Interview with Will Cordukes, Producer & Director, Laundry Lane Productions
What is story editing?
It’s creating a story arc out of an interview. So, you might have 20 to 30 minutes worth of interview content, and the challenge is how do you actually arrange that in a way that is going to be engaging for the viewer from start to finish. There’s so much content out there, so unless you actually arrange that content in a way that is going to get people listening and keep people engaged, they’re going to switch off completely.
What is the process you go through to sort through all the content to find your key moments for the story arc?
It’s kind of like sculpting. You start with a big block of wood, and then you chuck bits out that you don’t need. Ideally you take the time to watch the whole interview through, and you just start by cutting out bits like your own questions, and then slowly you start to get a feel for the highpoints. The highpoints are the comments where people come alive. When you interview people, they are often speaking from rote and speaking in a way that they are very used to, and that can often be boring for the viewer. So, you have to listen for those moments where they get animated, they become excited about an idea and they talk in language that isn’t always perfect language but it’s much more engaging listening to as their voice and tone changes. It’s all about making sure that you get those kinds of moments. And once you’ve understood the content that you’ve got, it’s about having a really engaging beginning, because we know the first 5 seconds of the video are really important in terms of whether people are going to stay engaged or not. It’s about finding that stand out comment to begin with that really gets people, and then after that it’s the story arc where you are trying to understand the information and the content that people are actually interested in, that’s going to fill in the gaps for them, and that’s going to give them knowledge on the information that they need to have.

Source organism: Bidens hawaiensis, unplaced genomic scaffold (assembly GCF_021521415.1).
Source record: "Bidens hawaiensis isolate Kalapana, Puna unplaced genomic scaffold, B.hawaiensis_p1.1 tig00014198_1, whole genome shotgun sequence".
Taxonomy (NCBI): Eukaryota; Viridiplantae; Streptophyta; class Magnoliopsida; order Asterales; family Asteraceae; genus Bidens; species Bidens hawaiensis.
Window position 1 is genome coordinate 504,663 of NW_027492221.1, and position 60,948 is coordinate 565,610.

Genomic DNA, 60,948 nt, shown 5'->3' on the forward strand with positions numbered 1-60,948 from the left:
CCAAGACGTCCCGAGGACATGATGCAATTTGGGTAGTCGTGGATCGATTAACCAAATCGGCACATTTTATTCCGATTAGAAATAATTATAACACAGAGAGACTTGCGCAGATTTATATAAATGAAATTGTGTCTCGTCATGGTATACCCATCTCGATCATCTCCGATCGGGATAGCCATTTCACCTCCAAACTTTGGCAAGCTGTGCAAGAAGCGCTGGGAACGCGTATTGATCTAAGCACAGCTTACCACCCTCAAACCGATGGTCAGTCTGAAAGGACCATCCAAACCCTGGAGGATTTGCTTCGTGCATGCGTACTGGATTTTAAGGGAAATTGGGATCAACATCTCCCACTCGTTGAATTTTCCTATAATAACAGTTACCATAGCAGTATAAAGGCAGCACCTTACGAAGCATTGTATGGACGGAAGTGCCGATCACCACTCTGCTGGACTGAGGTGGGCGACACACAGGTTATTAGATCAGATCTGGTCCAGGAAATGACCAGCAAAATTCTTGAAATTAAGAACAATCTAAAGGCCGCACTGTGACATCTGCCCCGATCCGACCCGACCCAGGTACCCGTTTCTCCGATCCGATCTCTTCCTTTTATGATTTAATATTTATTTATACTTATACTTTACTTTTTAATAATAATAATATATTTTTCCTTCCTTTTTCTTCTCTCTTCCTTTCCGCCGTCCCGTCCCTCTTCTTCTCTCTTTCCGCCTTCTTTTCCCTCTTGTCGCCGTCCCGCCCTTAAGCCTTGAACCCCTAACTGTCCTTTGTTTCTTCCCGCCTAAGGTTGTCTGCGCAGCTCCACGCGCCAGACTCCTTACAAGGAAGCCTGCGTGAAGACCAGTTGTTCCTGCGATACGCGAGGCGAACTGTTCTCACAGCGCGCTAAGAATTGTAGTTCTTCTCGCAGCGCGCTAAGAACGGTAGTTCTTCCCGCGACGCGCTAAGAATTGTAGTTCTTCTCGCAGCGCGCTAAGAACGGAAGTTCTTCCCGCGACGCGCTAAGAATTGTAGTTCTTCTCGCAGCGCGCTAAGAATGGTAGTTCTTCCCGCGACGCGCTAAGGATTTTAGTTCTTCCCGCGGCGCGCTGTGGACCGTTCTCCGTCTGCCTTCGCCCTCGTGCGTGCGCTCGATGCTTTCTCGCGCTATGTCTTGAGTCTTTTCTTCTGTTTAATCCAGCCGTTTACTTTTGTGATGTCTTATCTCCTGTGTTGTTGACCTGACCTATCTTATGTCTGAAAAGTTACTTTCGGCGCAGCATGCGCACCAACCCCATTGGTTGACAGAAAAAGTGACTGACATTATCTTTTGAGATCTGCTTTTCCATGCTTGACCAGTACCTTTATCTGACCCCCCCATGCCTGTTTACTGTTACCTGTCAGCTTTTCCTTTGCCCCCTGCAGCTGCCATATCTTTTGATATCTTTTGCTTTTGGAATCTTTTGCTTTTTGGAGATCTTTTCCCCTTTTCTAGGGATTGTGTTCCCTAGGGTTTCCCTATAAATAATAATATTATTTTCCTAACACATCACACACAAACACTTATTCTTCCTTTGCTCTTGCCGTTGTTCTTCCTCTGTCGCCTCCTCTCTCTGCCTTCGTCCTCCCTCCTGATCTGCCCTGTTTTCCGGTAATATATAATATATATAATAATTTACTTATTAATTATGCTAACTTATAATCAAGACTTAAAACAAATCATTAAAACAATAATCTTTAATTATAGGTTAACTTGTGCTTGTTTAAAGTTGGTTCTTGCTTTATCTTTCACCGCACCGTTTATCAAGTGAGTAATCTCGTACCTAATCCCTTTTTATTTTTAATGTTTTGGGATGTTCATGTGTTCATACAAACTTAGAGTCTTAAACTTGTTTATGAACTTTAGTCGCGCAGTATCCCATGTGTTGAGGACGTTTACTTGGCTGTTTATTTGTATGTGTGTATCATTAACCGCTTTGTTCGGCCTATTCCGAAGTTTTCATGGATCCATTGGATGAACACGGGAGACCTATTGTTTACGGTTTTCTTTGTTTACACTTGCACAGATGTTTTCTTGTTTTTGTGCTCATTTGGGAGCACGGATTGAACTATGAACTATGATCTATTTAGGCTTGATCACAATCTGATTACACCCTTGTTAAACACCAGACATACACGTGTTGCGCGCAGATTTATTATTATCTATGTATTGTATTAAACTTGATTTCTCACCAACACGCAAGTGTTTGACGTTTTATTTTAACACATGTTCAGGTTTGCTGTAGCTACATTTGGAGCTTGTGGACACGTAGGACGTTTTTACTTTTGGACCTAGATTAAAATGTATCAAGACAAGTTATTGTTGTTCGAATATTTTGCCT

How important is the balance between being engaging and informative?
Often, if you try to put too much in, it almost underestimates the intelligence of the audience. By giving them too much, you kind of disrespect their time and their knowledge as well. In the same way, sometimes you have to take a step back and make sure you don’t become emotionally attached to the footage. You need to be able to cull footage decisively. You may think, ‘Oh that’s an amazing comment, people need to hear that’, but actually do they? Is it additive? The middle is really trying to cut it down into a strong story arc, giving people knowledge of value that will help them, but not overwhelm them by giving them too much. It needs to be just enough.
And how do you make sure an ending is powerful?
The ending is really often a call to action. So you’re thinking what’s going to get the viewer excited, motivated, inspired about the subject? Also, what’s going to get them, as a result of watching video, to do something that you want them to do. You’re aiming to create a behavior that you want them to follow, whether you want them to go find out more about the subject or you want them to click on something as a result.
The key processes are understanding and seeing when people are moving out of rote and becoming animated, engaged and excited about the language they use. It’s making sure they’re using language that is interesting and unexpected, opposed to jargon. Those kinds of unexpected comments are really the key thing. And then it’s just about arranging. I’ll often get the beginning and the end as sort of book ends, and then sort of work out what are the bits that slot in between them.